5. Management of Process Quality
    The most effective way to manage process quality is to look to the customers' needs and requirements. New and improved products and services should be designed based on customer needs and the overall design process should be systematically evaluated on an ongoing basis to ensure Continuous Quality Improvement (CQI). The organization should define and communicate its quality requirements to all key suppliers as well. All preventive and corrective processes should be well documented and assessments, or audits, of quality systems, processes and the products/services themselves should be conducted on a regular basis.

  6. Quality and Operational Results
    The Baldrige Award criteria suggest that a company should show both steady and measurable improvement over a three year period and that data should be available to reflect Continuous Quality Improvement (CQI) in all key areas. The state of quality in all operational areas within the organization should also be measured over time, with the quality and operational results compared against other major competitors. Just as importantly, the quality of the organization's suppliers' products and services should also be evaluated on a regular basis.

  7. Customer Focus and Satisfaction
    Customer focus and satisfaction should represent the principal area of self-assessment in any planning, marketing or quality effort. Accordingly, the organization should incorporate the most important customer needs and requirements factors into its internal quality plan. To ensure that it is always kept well on target, the organization should proactively solicit customer input and feedback, and respond as required. The organization should regularly measure and evaluate customer satisfaction and build the results of its findings directly into the planning process. It should be properly organized and structured to provide the required levels of products, services and customer service to its market base. All customer contact personnel within the organization should be properly trained in customer service; not just the Customer Service Representatives (CSRs).
Each of the seven (7) quality self-assessment guidelines, as described above, are clearly defined, logical, and critical to the eventual success of any organization that wishes to implement and maintain an effective quality system. However, based on the Baldrige Award criteria, and as adopted by most of the individual state quality award programs, each guideline carries a separate "weight" in terms of its relative importance to the overall quality process (Figure 5).

For example, it is clear to see, as reflected in the point allocation utilized by the Baldrige Award, that the major emphasis in undertaking any quality effort should be placed on the customer. Of the total 1,000 points used to evaluate Baldrige Award applicants, nearly one-third (300 points, or 30%) are related to customer focus and satisfaction. The next most important criteria are quality and operational results (180 points, or 18%), human resources development and management (150 points, or 15%) and management of process quality (140 points, or 14%).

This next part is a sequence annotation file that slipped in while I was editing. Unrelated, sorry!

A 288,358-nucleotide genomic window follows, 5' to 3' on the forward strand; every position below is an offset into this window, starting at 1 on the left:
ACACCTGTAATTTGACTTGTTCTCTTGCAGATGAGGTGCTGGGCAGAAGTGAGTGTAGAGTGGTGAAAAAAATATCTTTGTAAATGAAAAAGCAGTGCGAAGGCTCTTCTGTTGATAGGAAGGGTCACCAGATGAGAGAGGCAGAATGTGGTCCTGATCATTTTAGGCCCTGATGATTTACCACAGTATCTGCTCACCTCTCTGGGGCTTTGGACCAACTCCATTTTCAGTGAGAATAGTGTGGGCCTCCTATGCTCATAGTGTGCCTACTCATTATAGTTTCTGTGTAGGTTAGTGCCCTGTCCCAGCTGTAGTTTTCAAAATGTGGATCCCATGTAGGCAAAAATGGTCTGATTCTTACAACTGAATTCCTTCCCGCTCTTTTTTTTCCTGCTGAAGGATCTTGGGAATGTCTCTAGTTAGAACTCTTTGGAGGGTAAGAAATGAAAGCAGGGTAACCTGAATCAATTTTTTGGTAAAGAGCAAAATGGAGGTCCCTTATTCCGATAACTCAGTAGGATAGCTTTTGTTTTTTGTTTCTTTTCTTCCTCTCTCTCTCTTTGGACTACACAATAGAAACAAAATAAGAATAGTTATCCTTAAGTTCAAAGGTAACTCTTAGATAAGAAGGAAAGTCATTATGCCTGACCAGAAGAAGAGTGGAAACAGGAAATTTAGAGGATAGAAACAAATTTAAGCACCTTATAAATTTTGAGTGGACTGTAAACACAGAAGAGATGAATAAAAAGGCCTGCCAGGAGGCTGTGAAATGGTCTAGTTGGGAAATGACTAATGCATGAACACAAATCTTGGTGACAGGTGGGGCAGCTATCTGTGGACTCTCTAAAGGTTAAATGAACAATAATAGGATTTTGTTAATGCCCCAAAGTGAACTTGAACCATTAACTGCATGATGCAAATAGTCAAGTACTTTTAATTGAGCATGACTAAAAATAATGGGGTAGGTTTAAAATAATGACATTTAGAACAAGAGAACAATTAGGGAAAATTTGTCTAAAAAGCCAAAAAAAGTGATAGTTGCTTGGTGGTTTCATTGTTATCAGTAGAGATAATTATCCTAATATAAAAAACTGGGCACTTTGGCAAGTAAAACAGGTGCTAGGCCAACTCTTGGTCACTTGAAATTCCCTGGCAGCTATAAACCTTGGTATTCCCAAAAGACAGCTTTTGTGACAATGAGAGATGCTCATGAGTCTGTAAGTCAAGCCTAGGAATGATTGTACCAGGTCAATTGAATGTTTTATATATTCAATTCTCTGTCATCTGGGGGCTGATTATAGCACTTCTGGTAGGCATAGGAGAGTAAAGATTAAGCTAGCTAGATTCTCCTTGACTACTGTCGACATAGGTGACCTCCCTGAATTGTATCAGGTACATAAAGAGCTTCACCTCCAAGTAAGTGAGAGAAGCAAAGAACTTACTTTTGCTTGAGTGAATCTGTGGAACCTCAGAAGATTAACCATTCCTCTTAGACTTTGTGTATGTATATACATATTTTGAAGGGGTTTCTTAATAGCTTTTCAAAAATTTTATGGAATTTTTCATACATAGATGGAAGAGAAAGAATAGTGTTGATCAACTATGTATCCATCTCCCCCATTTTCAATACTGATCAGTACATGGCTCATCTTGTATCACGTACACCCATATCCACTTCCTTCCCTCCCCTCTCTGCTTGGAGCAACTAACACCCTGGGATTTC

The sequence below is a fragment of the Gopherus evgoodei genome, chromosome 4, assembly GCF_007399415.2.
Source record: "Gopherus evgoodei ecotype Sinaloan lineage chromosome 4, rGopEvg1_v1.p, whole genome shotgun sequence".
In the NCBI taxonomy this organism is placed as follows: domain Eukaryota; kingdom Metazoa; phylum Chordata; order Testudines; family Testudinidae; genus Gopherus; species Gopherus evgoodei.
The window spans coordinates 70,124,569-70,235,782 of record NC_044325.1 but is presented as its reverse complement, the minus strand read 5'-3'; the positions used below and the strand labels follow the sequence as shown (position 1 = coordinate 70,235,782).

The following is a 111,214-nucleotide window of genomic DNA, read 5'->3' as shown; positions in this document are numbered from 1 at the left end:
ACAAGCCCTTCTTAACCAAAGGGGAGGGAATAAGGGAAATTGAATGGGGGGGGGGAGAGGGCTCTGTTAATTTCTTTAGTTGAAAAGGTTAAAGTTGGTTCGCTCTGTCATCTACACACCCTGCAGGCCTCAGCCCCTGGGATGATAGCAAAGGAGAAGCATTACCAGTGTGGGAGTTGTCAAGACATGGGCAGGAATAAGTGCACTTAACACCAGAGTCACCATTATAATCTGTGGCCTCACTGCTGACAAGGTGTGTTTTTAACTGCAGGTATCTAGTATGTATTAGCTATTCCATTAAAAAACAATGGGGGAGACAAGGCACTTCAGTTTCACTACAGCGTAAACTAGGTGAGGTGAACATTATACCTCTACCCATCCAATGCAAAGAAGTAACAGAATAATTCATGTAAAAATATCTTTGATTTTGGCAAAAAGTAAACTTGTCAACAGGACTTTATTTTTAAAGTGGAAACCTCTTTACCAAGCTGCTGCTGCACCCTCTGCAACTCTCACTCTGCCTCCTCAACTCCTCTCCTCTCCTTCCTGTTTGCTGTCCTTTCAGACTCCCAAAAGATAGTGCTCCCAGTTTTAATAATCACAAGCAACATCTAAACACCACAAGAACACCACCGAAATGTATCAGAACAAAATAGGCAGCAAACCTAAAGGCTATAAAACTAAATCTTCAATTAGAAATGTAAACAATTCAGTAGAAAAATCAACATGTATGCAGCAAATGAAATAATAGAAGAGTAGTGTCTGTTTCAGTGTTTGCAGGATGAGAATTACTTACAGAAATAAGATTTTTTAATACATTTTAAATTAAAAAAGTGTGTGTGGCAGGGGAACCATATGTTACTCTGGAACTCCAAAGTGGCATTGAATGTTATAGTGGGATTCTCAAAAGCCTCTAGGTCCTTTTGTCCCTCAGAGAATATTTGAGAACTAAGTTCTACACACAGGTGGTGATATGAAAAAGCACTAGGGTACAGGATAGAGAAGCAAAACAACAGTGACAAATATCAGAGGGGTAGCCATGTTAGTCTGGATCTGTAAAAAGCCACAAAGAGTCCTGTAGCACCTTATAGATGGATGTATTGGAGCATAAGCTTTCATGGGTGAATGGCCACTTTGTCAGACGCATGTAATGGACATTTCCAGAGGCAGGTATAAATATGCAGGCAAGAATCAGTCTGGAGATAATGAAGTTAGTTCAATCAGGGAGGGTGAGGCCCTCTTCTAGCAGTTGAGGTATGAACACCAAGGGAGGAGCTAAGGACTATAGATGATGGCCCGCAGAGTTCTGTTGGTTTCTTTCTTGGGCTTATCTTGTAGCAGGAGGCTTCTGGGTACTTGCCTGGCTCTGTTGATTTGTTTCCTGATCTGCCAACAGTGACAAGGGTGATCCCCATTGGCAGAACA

In summary, the more of the quality elements your organization already has in place, the more ready it is to move forward toward quality system implementation:

  • Leadership is critical to the empowerment that is required to "get the ball rolling"
  • Information and Analysis provides you with the tools required to measure and assess your quality effectiveness
  • The Strategic Quality Plan is the framework from which your organization will operate
  • Human Resource Development and Management assures that you have the right personnel to "get the job done"
  • Management of Process Quality assures quality in the design of all products and services as well as the processes that bring them to your customers
  • Quality and Operational Results provide you with a benchmark for evaluating your performance
  • Customer Focus and Satisfaction assures that your organization will always strive to provide its customers with the levels of products, services and support they require
In assessing your organization's overall quality effort, it is important to remember that the quality puzzle is only complete if all of the pieces are fit together in the proper placement. When any one piece of the quality puzzle is missing, the quality process is incomplete. Your organization may already have most of the puzzle pieces in place, but only through the adoption and utilization of a formal planning process will the quality puzzle ultimately be put together in an efficient and effective manner.
William K. Pollock is President of Strategies For GrowthSM, a Westtown, Pennsylvania USA-based consulting firm specializing in business planning, customer service and customer satisfaction research. He may be reached at 610-399-9717 or via e-mail at